There are many times when we are asked to try to
help a bit with someone's casting. It's surprising
how often, when casting, they will make one cast
and then drop the fly line on the lawn in front
of them. A presentation of some sort. When I ask
them to please do some more casting, they repeat
the same move by picking up the line from in front
of them and with one back cast lay it out in front
of them on the grass again.
Since I am trying to get some idea of loop size,
loop shape and line speed, this "Pick-up and Lay-down,"
casting does not help at all. It is, I suppose,
understandable that a person might want to make
a cast or presentation as quickly as possible,
but to do so at the expense of a properly
executed cast is not a good thing.
Years ago I overheard one of two owners of a
pro-shop explaining to the other about the beginners
casting class he had just run. He had them doing the
'Pick-up and Lay-down' for an hour. Cool. That
should run them back to spin fishing in a hurry,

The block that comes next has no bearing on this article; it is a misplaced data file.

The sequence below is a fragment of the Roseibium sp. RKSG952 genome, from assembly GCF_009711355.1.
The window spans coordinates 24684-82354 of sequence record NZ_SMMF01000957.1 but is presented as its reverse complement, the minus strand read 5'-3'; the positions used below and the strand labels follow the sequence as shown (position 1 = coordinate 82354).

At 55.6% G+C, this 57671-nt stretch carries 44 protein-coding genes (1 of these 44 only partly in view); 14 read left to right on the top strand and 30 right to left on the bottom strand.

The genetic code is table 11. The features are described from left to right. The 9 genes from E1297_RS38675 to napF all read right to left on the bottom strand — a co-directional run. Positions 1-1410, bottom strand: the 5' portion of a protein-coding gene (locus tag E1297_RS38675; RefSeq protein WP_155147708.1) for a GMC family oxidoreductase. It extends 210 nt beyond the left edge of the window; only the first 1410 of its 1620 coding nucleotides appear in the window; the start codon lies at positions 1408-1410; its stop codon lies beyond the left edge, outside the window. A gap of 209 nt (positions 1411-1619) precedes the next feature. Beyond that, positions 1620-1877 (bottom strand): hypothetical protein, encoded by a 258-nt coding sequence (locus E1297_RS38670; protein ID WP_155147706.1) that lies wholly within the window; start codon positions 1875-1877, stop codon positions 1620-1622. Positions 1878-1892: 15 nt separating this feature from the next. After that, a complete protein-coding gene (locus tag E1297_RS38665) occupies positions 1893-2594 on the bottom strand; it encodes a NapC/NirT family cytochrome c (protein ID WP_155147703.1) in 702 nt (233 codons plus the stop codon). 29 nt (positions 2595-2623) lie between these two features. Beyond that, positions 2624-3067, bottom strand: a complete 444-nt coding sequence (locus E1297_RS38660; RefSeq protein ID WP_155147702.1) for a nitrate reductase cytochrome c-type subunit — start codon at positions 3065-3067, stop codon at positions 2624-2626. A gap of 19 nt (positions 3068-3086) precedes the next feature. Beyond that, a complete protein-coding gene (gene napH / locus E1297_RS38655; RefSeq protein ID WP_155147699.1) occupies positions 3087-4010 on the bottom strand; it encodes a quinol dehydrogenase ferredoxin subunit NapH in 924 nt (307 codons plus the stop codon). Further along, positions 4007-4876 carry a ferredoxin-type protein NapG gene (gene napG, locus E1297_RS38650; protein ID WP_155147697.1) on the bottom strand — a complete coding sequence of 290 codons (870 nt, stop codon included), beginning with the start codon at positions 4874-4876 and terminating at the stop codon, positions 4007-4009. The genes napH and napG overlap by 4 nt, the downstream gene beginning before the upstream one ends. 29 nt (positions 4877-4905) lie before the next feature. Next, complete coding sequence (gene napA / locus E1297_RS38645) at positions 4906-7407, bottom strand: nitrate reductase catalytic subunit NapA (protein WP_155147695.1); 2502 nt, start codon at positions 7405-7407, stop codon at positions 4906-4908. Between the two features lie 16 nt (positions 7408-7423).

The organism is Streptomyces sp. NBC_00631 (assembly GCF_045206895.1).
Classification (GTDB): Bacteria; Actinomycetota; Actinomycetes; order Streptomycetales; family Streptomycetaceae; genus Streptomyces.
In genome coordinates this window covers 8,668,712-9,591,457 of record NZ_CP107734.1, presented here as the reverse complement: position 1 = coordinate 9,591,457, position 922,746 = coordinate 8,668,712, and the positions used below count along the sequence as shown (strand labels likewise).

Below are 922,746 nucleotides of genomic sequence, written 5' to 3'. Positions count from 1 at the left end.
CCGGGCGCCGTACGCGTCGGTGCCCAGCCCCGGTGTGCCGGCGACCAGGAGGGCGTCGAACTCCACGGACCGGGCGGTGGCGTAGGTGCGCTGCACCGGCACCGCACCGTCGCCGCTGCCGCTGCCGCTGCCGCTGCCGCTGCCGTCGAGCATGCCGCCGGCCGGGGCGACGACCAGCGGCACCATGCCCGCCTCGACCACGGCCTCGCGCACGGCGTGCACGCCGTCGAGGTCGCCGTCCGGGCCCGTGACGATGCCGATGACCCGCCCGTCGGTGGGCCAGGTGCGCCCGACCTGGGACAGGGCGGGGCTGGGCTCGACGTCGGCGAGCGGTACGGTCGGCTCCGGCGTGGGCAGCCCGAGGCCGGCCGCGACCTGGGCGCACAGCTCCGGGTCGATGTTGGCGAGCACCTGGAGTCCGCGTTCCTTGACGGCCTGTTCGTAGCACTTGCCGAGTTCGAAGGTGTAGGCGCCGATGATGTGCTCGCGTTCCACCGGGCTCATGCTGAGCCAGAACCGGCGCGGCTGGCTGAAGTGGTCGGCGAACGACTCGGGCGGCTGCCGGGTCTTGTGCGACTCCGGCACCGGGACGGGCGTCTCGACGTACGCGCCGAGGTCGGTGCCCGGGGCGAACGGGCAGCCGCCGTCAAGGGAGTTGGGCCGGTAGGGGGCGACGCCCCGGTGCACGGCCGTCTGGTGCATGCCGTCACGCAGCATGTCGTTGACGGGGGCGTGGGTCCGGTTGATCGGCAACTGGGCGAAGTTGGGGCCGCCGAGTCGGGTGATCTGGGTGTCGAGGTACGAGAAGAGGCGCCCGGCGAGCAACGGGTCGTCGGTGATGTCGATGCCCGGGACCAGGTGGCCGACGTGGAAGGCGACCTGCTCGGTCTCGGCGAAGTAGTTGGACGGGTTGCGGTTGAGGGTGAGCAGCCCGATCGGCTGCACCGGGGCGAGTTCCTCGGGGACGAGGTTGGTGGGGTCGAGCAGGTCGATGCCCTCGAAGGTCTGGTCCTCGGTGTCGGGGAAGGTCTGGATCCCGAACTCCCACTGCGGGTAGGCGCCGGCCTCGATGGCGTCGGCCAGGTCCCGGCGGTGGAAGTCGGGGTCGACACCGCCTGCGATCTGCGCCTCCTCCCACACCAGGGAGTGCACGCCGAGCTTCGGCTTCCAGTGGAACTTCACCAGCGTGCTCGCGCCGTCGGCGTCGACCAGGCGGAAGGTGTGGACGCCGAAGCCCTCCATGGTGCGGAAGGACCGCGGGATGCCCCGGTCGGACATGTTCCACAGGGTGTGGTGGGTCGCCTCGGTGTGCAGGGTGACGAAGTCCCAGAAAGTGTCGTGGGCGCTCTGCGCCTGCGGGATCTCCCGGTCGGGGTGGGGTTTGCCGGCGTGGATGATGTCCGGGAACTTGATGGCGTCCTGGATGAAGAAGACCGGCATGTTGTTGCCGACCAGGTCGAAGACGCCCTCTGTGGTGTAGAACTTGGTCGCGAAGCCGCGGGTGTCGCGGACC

it for darn sure would me. I know I will hear from
some casting instructors on this, but I will say
this anyway. I think teaching casting that way is
wrong and counter-productive. It does not include
any stopping of the rod at any point.
It is possible to get some line to go forward by the
simple action of just swinging the rod, but not much.
(High-speed Italian underlining method excluded) If
the "Pick-up and Lay-down" is taught with a solid
stop on each end it might be more acceptable but
still does not address the proper mechanics of casting.
It tends to show the cast as a two part move, one to
the rear and one to the front. Nothing could be more
detrimental as this then must be unlearned by the
student if he is ever going to actually learn to
fly cast. The basic cast is, of course, a four-part
move. Even more for the advanced caster. The only
place where it may have some value would be for
some accuracy practicing.
If you are about to spend a few bucks on some casting
lessons, ask what is going to be taught, exactly. Don't
settle for a reply of, "Hey, this a great course for
the beginner, we cover all the basics!" Make them
spell out what each of the parts will be. If they can not,
or will not do that, 'Pick-up and Lay-down' your feet.
And take your money with you.
~ James Castwell